Hurricane Maria exposes poverty in Puerto Rico

Margarita Rodriguez held a flashlight and quizzed her 11-year-old daughter, Isel Martinez, about homework Oct. 25 outside their home in San Juan, Puerto Rico. Much of Puerto Rico remains without power and water nearly two months after Hurricane Maria devastated the island Sept. 20.

Hurricanes Irma and Maria did more than catastrophic physical damage when they struck Puerto Rico back-to-back in September, crippling the U.S. territory's power grid and infrastructure.

"The hurricanes basically blew off the top of all the poverty on the island," said Father Flavio Bravo, SJ, the superior of the island's Jesuit community and president of the Jesuit high school, Colegio San Ignacio de Loyola, in San Juan. Puerto Rico is in the Jesuit's Central and Southern Province, which is based in St. Louis.

Catholic organizations, groups actively working on Puerto Rico’s recovery

Father Carlos Francis Mendez, pastor of Immaculate Heart of Mary Church in Las Marias, Puerto Rico, delivered aid with parishioners’ help to a remote area outside the town Oct. 24. It was the first aid residents of the poor area had received at their homes more than one month after Hurricane Maria devastated the island.

QUEBRADILLAS, Puerto Rico — A month after Hurricane Maria devastated Puerto Rico, Catholic organizations, groups and individuals were still among the most prominent responders to the needs of a suffering people.

Despite early logistical obstacles, as of Oct. 20, the local Caritas chapter had disbursed over $1.1 million in aid to an estimated 50,000 people — including food, clothing, first aid supplies, potable water and sundries. At its San Juan office, hot lunches also were being distributed daily to members of the community.

A week after Hurricane Maria, Puerto Rico begs for help

Displaced people filled containers with water Sept. 26 in Canovanas, Puerto Rico, in the aftermath of Hurricane Maria. Much of Puerto Rico remains without communication and electricity and in desperate need of humanitarian aid.

WASHINGTON — More than a week after Hurricane Maria devastated Puerto Rico, much of the island remained without communication and in desperate need of humanitarian aid.

News programs tell of long lines of travelers, who have little food or water, and are desperate to get off the island at the San Juan airport to no avail.

But the scene of destruction outside the airport is even more stark: An island whose dense tropical landscape, along with its infrastructure, towns and cities, has been greatly stripped by winds that reached 155 mph.

Agencies organize efforts for relief in Puerto Rico

The Jesuits USA Central and Southern Province in St. Louis is accepting financial contributions to help two Jesuit parish and school communities in Puerto Rico hit hard by Hurricane Maria.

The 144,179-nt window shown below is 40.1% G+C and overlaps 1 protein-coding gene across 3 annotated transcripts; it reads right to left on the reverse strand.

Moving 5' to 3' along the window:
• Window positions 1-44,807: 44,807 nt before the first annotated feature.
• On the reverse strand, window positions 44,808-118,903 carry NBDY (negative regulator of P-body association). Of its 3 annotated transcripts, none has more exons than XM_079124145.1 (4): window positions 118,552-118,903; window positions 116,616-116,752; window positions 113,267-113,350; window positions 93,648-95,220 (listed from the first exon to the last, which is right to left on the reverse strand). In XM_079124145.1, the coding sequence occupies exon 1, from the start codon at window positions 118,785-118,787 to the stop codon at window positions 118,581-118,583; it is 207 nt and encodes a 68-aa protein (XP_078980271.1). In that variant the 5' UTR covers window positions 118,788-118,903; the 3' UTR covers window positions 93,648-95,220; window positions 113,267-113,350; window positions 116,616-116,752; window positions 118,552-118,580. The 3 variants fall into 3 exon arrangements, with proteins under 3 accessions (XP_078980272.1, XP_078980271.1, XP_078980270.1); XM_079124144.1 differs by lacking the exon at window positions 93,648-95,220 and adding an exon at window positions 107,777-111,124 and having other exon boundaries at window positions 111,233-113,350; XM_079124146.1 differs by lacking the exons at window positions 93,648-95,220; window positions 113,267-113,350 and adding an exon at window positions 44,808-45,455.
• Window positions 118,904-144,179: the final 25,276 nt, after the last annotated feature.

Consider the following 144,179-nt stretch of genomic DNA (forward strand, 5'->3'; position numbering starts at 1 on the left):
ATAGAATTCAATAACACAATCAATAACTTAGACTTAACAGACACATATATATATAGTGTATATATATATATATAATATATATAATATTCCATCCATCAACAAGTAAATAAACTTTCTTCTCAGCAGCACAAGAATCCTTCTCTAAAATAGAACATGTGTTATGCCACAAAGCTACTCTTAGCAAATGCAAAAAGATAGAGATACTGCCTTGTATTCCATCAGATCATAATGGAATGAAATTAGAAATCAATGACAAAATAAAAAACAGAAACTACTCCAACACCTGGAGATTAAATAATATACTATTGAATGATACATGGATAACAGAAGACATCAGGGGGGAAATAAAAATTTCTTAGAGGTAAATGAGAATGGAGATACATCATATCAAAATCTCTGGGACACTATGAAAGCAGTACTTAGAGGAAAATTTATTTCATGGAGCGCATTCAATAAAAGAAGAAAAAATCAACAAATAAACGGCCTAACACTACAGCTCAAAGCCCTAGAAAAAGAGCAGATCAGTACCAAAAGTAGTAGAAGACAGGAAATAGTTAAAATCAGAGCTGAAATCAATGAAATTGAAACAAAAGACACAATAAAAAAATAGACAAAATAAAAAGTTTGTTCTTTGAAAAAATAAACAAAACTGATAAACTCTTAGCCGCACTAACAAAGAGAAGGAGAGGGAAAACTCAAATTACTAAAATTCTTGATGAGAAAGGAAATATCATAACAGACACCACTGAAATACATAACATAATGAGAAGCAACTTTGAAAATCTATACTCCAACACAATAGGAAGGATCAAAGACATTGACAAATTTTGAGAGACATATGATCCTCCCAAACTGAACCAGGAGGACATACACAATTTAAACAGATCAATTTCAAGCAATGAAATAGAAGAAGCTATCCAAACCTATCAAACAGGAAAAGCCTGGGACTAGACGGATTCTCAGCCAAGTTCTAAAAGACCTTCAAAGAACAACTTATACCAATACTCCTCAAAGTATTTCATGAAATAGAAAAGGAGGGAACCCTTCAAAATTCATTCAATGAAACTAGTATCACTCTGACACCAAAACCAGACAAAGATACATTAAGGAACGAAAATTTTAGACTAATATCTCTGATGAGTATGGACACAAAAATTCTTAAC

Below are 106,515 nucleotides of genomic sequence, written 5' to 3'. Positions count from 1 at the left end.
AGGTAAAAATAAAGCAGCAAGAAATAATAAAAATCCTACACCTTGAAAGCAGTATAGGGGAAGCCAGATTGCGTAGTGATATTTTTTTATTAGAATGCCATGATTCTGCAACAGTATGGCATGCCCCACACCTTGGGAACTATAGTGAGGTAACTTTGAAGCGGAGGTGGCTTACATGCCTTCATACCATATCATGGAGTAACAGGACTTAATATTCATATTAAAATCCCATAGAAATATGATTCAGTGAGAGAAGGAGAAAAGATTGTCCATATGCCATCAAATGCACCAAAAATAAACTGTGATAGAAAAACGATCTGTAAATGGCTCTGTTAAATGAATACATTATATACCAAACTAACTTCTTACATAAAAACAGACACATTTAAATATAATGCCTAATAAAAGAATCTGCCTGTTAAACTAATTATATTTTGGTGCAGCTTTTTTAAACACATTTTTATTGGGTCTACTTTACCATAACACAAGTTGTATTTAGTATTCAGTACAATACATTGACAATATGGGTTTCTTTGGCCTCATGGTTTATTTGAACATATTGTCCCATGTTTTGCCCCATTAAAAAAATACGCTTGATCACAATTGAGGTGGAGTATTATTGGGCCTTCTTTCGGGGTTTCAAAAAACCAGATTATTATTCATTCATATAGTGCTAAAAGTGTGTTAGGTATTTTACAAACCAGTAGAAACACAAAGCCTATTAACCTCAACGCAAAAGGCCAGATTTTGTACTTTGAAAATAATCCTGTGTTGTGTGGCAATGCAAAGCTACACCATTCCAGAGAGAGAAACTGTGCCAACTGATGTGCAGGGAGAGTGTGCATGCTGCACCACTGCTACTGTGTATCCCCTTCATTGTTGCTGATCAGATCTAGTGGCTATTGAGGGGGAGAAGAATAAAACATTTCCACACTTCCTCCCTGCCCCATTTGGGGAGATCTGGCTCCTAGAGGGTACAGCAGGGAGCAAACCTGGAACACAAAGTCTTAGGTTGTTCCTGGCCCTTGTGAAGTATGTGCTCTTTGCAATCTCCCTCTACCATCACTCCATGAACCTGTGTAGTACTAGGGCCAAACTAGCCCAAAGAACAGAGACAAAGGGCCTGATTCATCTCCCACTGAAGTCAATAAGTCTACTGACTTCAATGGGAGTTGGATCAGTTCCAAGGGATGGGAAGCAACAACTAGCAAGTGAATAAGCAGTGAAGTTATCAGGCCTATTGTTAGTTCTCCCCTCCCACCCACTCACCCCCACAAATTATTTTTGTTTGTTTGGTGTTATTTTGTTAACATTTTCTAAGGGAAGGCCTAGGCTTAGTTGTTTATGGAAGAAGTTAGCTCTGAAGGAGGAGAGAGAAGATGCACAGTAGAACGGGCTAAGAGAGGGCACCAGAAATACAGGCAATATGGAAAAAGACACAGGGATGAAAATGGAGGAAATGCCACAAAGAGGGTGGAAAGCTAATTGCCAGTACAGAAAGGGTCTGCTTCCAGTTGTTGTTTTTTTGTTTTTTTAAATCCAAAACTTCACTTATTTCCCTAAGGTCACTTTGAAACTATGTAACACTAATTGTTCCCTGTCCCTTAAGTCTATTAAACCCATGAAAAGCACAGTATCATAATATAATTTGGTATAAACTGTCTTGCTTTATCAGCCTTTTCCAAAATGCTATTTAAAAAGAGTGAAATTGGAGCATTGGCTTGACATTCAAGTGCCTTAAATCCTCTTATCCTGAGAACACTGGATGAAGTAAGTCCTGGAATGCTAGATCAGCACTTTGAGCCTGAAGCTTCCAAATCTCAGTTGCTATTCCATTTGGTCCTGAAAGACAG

"Our school and parish communities need help to recover," a post on the province website reported. "Colegio San Ignacio, our secondary school in San Juan, received significant damage. We anticipate our families will have significant needs."

The Jesuits, faculty and staff are safe but communication from the island remained limited.

With prayer, Catholics in Puerto Rico deal with Hurricane Maria’s wrath

Karlian Mercado, 7, and her father, Carlos Flores, stood atop what remains of their home Sept. 24 in Hayales de Coamo, Puerto Rico. Puerto Rico experienced widespread damage after Hurricane Maria passed through.

WASHINGTON — Authorities say it may take months for electricity to fully return to Puerto Rico after Hurricane Maria pummeled the island and its infrastructure as it made landfall Sept. 20.

When the hurricane hit the island with winds of up to 155 miles per hour, it tore out cables, roofs from homes and buildings, uprooted palm trees and even bent a cross anchored to a cement post at the entrance of a Jesuit school.

Editorial | Rally around the forgotten Americans of Puerto Rico

Hurricane Maria ravaged Puerto Rico, wiping out power and communication infrastructure, damaging homes and farms.

The island of Puerto Rico, home to 3.4 million citizens of the United States, remains almost entirely without electricity and telecommunications and is coping with severe shortages of food and drinkable water almost a week after being hit by Hurricane Maria. But that communications blackout is no excuse for the island's virtual absence from news coverage over the past weekend, when mainland newspapers and television were more focused on football and the latest tweets by President Donald Trump.

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